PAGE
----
Res Publ Assoc Res Nerv Ment Dis. 1948; 27: 346-361
        • Godoy J.
        • Lüders H.
        • Dinner D.S.
        • Morris H.H.
        • Wyllie E.
        Versive eye movements elicited by cortical stimulation of the human brain.
        Neurology. 1990; 40: 296-299
        • Blanke O.
        • Spinelli L.
        • Thut G.
        • et al.
        Location of the human frontal eye field as defined by electrical cortical stimulation: anatomical, functional and electrophysiological characteristics.
        Neuroreport. 2000; 11: 1907-1913
        • Blanke O.
        • Seeck M.
        Direction of saccadic and smooth eye movements induced by electrical stimulation of the human frontal eye field: effect of orbital position.
        Exp Brain Res. 2003; 150: 174-183
        • Baysal-Kirac L.
        • Rémi J.
        • Loesch A.M.
        • Hartl E.
        • Vollmar C.
        • Noachtar S.
        Eye movements differ between ictal ipsilateral and contralateral head turning.
        Epilepsy Res. 2015; 114: 73-77
        • Munari C.
        • Bonis A.
        • Kochen S.
        • Gybels J.
        • Hitchcock E.R.
        • Ostertag C.
        • Rossi G.F.
        • Siegfried J.
        • Szikla G.
        • et al.
        Eye movements and occipital seizures in man.
        Advances in stereotactic and functional neurosurgery 6. acta neurochirurgica (Supplementum). Springer, Vienna1984: 47-52 (33)
        • Chee M.W.
        • Kotagal P.
        • Van Ness P.C.
        • Gragg L.
        • Murphy D.
        • Lüders H.O.
        Lateralizing signs in intractable partial epilepsy: blinded multiple-observer analysis.
        Neurology. 1993; 43: 2519-2525
        • Kernan J.C.
        • Devinsky O.
        • Luciano D.J.
        • Vazquez B.
        • Perrine K.
        Lateralizing significance of head and eye deviation in secondary generalized tonic-clonic seizures.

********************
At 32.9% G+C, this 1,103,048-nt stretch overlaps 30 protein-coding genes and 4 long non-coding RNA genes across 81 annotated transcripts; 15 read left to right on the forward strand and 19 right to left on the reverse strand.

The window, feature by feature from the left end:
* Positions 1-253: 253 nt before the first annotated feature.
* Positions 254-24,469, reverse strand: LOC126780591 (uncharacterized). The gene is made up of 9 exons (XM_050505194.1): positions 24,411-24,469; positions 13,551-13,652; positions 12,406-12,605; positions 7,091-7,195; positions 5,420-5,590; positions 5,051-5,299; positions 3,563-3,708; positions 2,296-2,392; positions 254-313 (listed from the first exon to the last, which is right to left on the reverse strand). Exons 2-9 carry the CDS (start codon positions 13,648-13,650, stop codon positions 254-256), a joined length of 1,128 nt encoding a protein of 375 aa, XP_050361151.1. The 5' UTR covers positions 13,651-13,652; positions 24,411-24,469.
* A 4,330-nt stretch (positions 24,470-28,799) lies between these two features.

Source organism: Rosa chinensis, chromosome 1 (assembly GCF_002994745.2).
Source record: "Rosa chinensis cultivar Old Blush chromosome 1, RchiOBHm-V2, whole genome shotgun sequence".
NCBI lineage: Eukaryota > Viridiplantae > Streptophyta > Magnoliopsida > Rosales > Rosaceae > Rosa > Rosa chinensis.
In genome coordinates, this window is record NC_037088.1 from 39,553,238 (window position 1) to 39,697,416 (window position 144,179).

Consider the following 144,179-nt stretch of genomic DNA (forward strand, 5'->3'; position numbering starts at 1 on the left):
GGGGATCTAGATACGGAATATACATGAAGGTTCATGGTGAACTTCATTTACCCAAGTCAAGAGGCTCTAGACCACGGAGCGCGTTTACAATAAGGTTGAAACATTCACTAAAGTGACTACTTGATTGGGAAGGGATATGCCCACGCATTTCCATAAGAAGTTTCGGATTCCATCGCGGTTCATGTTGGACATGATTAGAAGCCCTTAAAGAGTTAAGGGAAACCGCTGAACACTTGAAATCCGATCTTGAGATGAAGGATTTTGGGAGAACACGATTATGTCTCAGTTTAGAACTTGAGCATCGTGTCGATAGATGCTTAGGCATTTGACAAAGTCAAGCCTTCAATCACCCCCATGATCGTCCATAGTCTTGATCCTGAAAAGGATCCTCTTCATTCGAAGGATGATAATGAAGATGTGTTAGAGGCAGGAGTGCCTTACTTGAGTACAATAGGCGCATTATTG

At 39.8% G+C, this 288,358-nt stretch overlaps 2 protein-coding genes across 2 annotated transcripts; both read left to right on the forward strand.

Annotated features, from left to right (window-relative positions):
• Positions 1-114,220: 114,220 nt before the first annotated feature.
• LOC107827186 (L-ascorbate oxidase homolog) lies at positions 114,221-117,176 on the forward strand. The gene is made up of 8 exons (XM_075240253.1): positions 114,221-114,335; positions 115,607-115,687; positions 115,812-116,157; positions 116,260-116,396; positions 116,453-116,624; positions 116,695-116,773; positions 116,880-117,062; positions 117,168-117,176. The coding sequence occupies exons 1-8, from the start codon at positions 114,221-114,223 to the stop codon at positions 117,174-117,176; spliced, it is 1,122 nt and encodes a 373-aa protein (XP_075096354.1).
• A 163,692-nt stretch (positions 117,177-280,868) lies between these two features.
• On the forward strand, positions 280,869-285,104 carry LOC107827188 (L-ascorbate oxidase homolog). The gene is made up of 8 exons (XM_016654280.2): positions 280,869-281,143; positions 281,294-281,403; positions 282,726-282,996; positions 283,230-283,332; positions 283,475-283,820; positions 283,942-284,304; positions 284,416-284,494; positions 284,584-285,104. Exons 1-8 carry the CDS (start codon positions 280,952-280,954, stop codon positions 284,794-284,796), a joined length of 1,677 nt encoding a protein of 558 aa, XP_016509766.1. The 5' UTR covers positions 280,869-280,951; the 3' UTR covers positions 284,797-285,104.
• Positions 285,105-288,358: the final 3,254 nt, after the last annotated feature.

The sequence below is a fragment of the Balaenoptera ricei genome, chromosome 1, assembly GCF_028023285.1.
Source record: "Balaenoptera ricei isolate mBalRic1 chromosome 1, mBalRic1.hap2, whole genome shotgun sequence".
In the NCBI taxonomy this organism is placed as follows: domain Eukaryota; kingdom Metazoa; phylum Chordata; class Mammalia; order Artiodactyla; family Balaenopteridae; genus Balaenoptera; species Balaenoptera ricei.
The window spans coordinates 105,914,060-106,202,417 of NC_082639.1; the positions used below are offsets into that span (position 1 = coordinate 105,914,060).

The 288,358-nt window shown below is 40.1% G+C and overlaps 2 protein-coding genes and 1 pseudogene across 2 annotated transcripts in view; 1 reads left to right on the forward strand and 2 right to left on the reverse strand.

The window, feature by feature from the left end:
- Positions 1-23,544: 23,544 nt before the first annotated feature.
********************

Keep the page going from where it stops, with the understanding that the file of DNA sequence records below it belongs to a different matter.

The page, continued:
Neurology. 1993; 43: 1308-1310
        • Marashly A.
        • Ewida A.
        • Agarwal R.
        • Younes K.
        • Lüders H.O.
        Ictal motor sequences: lateralization and localization values.
        Epilepsia. 2016; 57: 369-375
        • Thurtell M.J.
        • Mohamed A.
        • Lüders H.O.
        • Leigh R.J.
        Evidence for three-dimensional cortical control of gaze from epileptic patients.
        J Neurol Neurosurg Psychiatry. 2009; 80: 683-685
        • Bleasel A.
        • Kotagal P.
        • Kankirawatana P.
        • Rybicki L.
        Lateralizing value and semiology of ictal limb posturing and version in temporal lobe and extratemporal epilepsy.
        Epilepsia. 1997; 38: 168-174
        • Bruce C.J.
        • Goldberg M.E.
        • Bushnell M.C.
        • Stanton G.B.
        Primate frontal eye fields. II. Physiological and anatomical correlates of electrically evoked eye movements.
        J Neurophysiol. 1985; 54: 714-734
        • Leigh R.J.
        • Zee D.S.
        The neurology of eye movements.
        Oxford University Press, 2015
        • Kaiboriboon K.
        • Lüders H.O.
        • Miller J.P.
        • Leigh R.J.
        Upward gaze and head deviation with frontal eye field stimulation.
        Epileptic Disord. 2012; 14 (Mar): 64-68
        • Shinoda Y.
        • Sugiuchi Y.
        • Izawa Y.
        • Hata Y.
        Long descending motor tract axons and their control of neck and axial muscles.
        Prog Brain Res. 2006; 151: 527-563
        • Ochs R.
        • Gloor P.
        • Quesney F.
        • Ives J.
        • Olivier A.
        Does head-turning during a seizure have lateralizing or localizing significance?.
        Neurology. 1984; 34: 884-890